Over the course of the last four years, I have written four books. It works out to a book a year on average. That’s not exactly Stephen King or P.G. Wodehouse territory, but then I’m not writing about a rabid St. Bernard attacking members of the Drones Club.
The majority of these books are still available through various online portals.
Written with Co-Author Mark Murphy (from Left Field Brewery in Toronto, no less!) this book covers the basics of home brewing with a focus on preventing the types of rookie mistakes that are likely to cause problems with your first five batches. It’s a very good place to start as a novice and features dozens of helpful illustrations.
Written with Co-Author Alan McLeod (from A Good Beer Blog, no less!), Ontario Beer tells the story of brewing throughout the history of the province, providing readers with an outline of the course of the industry. Whether you’re a coureur du bois, a top-hatted Victorian dandy or a modern day plaid-and-Pabst hipster, you’re going to find something to relate to and learn a lot along the way.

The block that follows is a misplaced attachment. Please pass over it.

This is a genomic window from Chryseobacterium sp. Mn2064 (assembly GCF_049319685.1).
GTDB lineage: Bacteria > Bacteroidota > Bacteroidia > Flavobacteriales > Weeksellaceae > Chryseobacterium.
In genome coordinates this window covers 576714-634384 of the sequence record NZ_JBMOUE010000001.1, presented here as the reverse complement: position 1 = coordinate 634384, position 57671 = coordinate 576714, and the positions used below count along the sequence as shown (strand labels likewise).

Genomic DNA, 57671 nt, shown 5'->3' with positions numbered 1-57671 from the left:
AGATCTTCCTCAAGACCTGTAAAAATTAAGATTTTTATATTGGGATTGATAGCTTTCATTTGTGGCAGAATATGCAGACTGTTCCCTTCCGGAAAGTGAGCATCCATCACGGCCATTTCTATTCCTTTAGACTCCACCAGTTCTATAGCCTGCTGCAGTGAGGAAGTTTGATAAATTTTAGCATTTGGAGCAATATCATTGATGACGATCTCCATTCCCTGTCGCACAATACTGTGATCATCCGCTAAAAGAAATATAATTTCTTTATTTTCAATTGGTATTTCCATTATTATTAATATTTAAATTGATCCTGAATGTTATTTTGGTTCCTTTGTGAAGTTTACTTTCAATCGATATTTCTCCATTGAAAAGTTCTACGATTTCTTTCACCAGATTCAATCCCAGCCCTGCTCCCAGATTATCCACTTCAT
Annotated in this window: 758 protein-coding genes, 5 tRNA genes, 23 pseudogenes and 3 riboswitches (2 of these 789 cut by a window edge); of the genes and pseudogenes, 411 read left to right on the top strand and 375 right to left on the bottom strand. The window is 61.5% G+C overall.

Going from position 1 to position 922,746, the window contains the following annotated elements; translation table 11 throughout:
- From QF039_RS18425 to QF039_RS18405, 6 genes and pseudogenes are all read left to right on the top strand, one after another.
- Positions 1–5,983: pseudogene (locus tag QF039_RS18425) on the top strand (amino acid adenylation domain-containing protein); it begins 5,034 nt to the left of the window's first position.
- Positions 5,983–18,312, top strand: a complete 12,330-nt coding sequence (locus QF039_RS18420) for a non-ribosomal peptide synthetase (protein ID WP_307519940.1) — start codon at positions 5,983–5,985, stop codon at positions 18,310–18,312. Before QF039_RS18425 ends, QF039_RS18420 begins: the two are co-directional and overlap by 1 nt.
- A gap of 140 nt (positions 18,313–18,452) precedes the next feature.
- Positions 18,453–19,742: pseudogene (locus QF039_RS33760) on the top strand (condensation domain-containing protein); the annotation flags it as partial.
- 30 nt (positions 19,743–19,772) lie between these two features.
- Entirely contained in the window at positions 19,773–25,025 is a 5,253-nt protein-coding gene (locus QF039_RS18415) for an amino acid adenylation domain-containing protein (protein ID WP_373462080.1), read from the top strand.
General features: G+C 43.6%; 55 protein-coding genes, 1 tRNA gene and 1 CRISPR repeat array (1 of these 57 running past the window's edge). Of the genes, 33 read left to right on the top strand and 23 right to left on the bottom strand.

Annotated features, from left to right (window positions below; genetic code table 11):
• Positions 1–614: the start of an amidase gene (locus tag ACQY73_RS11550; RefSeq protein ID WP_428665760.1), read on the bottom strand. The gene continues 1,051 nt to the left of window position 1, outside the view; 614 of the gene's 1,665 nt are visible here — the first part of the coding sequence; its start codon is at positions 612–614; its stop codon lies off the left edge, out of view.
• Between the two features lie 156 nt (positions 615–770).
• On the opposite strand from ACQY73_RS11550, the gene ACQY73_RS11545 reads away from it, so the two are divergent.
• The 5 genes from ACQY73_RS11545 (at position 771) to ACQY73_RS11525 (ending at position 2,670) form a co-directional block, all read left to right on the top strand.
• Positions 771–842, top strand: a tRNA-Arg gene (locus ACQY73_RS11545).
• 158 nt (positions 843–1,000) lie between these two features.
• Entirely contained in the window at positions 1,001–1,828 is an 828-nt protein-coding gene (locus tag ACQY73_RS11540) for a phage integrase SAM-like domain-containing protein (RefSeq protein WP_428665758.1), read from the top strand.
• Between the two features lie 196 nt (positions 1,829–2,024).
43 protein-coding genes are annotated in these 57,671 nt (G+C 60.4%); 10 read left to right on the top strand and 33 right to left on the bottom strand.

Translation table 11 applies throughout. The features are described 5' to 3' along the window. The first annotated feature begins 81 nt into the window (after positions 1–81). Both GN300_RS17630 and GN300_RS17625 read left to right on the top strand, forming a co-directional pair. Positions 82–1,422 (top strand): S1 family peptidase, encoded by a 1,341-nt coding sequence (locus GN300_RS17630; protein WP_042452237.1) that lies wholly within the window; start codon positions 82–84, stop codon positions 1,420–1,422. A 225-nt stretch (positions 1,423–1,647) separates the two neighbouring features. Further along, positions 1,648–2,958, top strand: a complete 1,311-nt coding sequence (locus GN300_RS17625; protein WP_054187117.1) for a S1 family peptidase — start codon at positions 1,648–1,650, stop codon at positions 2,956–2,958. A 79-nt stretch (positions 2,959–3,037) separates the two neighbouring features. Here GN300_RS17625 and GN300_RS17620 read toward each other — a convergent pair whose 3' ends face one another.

A solo project, Lost Breweries of Toronto tells the story of Toronto’s development from the point of view of the brewing industry. It is a history which, due to prohibition and 20th century consolidation, has been previously overlooked. Initially, I thought it would be a good vehicle to tell modern brewers that they didn’t have to look to American Craft Breweries for role models. After all, we had them in Toronto. It turns out that the insights provided by the brewing industry are fairly profound in terms understanding the city’s development in ways physical, moral, and economic.
Lost Breweries of Toronto was nominated for a Toronto Book Award and Short-Listed for a Heritage Toronto Book Award. It will also serve as the basis for a series of tours for Heritage Toronto’s 2016 Tour Program.
Written with Co-Author Robin LeBlanc (an actual Thirsty Wench, ladies and gentlemen) the OCBG covers all of the breweries that existed in Ontario before November 15, 2015 and provides tasting notes and ratings for something like 750 separate beers. Further editions will cover times even more recent and as yet non-occurring.
Do you find yourself baffled by the selection on shelves when you try to find something to drink? Struggle no longer, fellow inebriate! With a little light, entertaining reading, you can find a suitable tipple! If you really don’t feel like reading at all, we’ve included some lists for the Buzzfeed generation.
Now available for pre-order from Amazon and eventually available at regular bookstores via good old fashioned waiting around.